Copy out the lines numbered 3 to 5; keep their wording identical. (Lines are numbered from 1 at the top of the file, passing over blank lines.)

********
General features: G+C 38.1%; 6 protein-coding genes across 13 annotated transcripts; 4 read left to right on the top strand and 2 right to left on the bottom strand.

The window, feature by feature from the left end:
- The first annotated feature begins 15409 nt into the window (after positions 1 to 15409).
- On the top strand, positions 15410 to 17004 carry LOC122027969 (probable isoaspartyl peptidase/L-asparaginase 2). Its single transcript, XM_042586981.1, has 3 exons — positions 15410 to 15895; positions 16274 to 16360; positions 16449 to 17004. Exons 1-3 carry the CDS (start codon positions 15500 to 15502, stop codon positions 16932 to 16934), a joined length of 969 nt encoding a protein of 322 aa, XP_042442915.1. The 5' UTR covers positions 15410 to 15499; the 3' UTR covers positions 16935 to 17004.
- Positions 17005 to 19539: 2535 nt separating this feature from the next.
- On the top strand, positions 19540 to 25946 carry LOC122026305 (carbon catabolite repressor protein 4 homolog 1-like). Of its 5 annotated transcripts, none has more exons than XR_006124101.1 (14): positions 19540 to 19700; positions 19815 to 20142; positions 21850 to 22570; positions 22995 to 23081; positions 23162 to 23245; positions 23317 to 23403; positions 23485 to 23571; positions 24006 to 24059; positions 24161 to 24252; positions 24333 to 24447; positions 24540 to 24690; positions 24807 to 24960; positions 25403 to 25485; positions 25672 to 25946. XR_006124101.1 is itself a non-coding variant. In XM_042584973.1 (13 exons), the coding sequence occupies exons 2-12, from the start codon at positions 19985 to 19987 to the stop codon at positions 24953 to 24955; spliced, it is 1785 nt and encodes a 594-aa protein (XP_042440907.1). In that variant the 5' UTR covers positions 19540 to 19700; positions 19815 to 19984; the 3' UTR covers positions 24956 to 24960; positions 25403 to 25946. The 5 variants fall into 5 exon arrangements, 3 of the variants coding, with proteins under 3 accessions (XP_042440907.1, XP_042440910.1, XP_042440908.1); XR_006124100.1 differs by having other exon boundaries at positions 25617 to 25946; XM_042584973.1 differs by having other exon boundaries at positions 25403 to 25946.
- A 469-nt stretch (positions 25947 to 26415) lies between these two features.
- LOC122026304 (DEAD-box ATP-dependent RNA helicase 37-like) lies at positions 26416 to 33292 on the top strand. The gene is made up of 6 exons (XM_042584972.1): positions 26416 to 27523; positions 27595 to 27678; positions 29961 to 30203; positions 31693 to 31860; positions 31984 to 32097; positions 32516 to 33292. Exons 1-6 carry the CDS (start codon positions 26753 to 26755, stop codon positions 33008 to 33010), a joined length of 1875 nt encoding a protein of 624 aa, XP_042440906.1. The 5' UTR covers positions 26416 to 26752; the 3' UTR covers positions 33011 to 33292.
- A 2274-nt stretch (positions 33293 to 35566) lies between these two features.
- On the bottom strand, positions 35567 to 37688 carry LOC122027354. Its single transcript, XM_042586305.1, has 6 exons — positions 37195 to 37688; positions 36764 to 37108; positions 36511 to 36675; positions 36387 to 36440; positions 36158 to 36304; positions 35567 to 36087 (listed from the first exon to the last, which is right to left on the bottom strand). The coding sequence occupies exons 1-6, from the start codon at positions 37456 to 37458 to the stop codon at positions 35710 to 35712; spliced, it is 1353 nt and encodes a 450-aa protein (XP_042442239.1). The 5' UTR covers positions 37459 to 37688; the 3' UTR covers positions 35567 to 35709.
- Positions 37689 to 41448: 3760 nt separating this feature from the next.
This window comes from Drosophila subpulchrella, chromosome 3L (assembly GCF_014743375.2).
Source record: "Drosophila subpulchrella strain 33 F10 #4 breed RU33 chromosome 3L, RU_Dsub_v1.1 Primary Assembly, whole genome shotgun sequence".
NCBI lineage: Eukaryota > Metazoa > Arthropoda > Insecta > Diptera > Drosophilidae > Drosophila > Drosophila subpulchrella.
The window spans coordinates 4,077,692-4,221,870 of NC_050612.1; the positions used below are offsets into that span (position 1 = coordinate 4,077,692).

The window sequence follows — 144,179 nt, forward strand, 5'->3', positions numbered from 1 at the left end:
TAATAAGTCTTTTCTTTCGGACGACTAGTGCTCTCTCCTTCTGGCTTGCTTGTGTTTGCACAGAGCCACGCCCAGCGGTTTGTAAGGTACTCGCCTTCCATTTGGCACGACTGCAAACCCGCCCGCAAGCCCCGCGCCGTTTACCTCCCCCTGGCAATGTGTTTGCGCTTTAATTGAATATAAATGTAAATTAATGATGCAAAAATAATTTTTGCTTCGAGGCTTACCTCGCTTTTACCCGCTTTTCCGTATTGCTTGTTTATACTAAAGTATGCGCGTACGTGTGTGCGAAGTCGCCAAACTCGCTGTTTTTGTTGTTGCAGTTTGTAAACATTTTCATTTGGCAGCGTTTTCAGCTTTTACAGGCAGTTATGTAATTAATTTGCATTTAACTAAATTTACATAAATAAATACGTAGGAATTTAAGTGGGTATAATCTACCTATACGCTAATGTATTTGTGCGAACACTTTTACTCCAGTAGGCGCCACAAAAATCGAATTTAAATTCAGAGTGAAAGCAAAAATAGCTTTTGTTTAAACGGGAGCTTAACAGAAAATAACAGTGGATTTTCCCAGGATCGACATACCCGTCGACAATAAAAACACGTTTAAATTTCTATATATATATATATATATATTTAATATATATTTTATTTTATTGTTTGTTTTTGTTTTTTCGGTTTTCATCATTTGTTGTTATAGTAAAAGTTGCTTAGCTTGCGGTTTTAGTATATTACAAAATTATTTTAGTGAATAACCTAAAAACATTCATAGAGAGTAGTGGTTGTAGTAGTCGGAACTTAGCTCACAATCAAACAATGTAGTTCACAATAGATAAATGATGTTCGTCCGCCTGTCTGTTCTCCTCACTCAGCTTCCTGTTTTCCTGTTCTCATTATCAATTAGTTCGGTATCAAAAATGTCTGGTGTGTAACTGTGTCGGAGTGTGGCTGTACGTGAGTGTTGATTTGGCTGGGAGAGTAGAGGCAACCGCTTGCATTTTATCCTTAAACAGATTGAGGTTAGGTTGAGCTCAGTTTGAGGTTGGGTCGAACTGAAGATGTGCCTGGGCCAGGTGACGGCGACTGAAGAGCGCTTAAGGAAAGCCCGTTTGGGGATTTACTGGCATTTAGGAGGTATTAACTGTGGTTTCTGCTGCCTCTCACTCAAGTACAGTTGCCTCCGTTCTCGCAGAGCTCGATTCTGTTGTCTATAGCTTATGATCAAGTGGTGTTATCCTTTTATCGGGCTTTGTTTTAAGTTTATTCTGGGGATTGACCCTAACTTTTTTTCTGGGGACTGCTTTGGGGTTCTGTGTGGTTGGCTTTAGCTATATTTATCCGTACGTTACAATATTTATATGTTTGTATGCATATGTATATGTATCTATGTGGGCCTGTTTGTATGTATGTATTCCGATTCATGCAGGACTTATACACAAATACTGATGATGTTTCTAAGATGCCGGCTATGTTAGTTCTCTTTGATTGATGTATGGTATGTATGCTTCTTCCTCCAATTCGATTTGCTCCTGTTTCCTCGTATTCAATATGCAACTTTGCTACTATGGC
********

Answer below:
- The first annotated feature begins 15409 nt into the window (after positions 1 to 15409).
- On the top strand, positions 15410 to 17004 carry LOC122027969 (probable isoaspartyl peptidase/L-asparaginase 2). Its single transcript, XM_042586981.1, has 3 exons — positions 15410 to 15895; positions 16274 to 16360; positions 16449 to 17004. Exons 1-3 carry the CDS (start codon positions 15500 to 15502, stop codon positions 16932 to 16934), a joined length of 969 nt encoding a protein of 322 aa, XP_042442915.1. The 5' UTR covers positions 15410 to 15499; the 3' UTR covers positions 16935 to 17004.
- Positions 17005 to 19539: 2535 nt separating this feature from the next.